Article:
The old trader looked into the fire and from the sparkling on his cheeks, Ayo was almost certain he could see tears. Neither spoke for a long time. Ayo sat with his head on his knees, pondering the story over and over in his mind and shocked that Beida, who had always seemed so cold and godless, had this deep emotion in his heart for a child he had never seen. He wrapped himself in a blanket and lay looking at the star filled heaven above and whispered, "If this child is alive, let me see him before I die!"
Dawn came with the noise and sounds of busy preparation for the next leg across the desert. This was to be a long rocky walk, the people said-rugged terrain, short stretches of sand, then more desert rock. The horses pulling the goods laden carts, the camels, donkeys and people slowly set off through a narrow pass as ghostly shaped sharp rocks leaped high into the air. They crossed a deep ravine of an old river bed now dry and sandy. Once not long before, the people said, there was rain and farming here, but not now for many years. Soon they came over a high ridge and looked out on a huge valley as far as the eye could see of desert covered with stones with all the sand blown away. In the distance they could see a large caravan coming toward them. As late evening came they met and pitched camp for the night. Everyone rushed about to find someone to talk to and hear the news of the great Roman Empire. Ayo was talking to some small children, trying out his Arabic on them, when suddenly Beida rushed up to him. He was wild with excitement. "Come quickly, you must hear this!" and he almost dragged Ayo as he ran after the trader, taking great leaps in the direction of a group of men huddled together eating from a huge bowl of food.
"They call his name Jesus," Ayo heard someone say. "He is the one spoken of by the prophets, many say." Ayo's heart leaped within him. He burst into the circle and cried out, "Where is he? Have you seen him? Did Herod kill him?" The old sun-baked man smiled, extended his hand in a motion for Ayo to sit down and spoke again, "I'll tell you all I know, the whole nation of Israelis in turmoil! Even the Roman officials are a bit concerned about it. This Jesus is like none other. There has been no prophet like him in all Israel. My brother first met the family when they were fleeing to Egypt from Herod."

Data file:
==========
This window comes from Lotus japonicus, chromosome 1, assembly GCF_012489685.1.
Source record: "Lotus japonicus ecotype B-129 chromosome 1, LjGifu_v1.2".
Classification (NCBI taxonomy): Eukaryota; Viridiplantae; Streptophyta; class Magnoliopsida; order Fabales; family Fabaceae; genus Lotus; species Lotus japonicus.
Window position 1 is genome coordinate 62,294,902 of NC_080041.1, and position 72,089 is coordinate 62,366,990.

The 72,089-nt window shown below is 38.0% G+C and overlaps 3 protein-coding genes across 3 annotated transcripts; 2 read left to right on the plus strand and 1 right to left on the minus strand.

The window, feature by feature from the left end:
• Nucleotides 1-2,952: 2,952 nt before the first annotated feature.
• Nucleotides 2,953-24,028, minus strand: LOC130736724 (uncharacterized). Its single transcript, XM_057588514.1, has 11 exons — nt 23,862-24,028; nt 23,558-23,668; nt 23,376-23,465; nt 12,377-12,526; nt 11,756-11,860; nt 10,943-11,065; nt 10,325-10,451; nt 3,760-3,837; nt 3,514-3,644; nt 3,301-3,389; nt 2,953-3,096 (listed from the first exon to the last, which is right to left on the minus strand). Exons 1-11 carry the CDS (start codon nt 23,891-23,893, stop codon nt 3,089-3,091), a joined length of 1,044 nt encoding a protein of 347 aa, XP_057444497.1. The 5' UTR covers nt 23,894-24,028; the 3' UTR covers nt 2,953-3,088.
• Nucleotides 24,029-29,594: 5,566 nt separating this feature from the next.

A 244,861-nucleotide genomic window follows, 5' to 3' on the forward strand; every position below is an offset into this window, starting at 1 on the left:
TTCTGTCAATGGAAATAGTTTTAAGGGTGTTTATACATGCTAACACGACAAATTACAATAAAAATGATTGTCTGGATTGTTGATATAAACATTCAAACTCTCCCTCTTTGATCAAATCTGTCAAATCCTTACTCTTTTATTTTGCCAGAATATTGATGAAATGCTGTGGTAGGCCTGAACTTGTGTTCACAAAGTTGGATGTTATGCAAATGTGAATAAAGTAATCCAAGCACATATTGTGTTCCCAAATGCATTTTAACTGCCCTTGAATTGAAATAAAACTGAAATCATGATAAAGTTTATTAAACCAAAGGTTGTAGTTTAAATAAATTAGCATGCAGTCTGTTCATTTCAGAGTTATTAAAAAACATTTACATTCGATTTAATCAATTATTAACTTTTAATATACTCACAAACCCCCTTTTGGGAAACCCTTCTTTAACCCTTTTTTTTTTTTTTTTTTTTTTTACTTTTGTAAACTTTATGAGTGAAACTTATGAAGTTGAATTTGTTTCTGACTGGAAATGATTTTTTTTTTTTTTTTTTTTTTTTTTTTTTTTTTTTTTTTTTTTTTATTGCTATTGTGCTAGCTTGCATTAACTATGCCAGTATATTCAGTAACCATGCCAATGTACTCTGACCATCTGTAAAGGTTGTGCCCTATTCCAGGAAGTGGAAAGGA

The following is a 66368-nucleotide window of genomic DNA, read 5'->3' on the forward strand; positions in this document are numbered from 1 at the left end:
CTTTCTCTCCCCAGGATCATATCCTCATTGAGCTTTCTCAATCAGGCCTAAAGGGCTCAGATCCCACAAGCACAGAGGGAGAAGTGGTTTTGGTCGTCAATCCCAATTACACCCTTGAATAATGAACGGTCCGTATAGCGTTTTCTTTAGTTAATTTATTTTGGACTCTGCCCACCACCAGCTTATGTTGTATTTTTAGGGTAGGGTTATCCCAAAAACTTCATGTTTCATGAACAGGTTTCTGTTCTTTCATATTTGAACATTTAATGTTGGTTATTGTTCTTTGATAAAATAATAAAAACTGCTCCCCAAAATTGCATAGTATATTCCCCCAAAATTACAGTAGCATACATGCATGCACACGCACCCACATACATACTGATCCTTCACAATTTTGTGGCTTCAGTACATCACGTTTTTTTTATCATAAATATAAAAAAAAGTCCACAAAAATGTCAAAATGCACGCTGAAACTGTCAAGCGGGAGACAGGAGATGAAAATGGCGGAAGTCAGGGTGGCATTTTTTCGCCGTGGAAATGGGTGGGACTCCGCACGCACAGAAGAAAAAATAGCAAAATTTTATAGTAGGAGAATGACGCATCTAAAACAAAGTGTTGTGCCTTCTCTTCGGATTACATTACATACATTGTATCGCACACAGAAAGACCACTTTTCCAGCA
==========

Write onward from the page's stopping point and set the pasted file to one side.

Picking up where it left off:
"Oh, they didn't kill him!" exclaimed Ayo, moving even closer to the full-bearded and dusty old man. "No-he is still alive at last report, preaching and teaching in Galilee. But getting back to my story-my brother met the child, his mother, Mary, and Joseph, in the Sinai desert as they were on their way to Egypt. They were very poor and had to flee without anything. My brother let them travel with his caravan for days and was mightily impressed with the people. He gave them a place to stay and food and the father, Joseph, worked as a carpenter for my brother doing the best work of anyone. It was only after a great while that he discovered the child was the one Herod had sought to kill. His mother asked my brother not to tell anyone but he observed this Jesus as the most eager and brilliant child he had ever seen. For hours he would play with the child. The little lad would sit and talk about the law and prophets with wisdom that astounded my brother. He was crushed when the family left to return to Nazareth in Galilee. The little boy came to my brother the day they left and sat in his lap and said to him, "I love you. It is goodby for now, but we shall meet again."
I never heard another word about all this until last year when I was in Jerusalem. The whole place was alive with debate as to whether Jesus is the Messiah or another prophet. The people say all kinds of things about him, that he raised the dead, heals leprosy, opens the eyes of the blind, and even forgives sin. I can't confirm this as fact or not, but it is the same man my brother knew as a child and believed in, the name is the same, his parents, his hometown, the description of his looks, plus the age. Now, I'll tell you my most authentic knowledge about it and to me the most convincing. If you know a man as a trader... you know him, right?"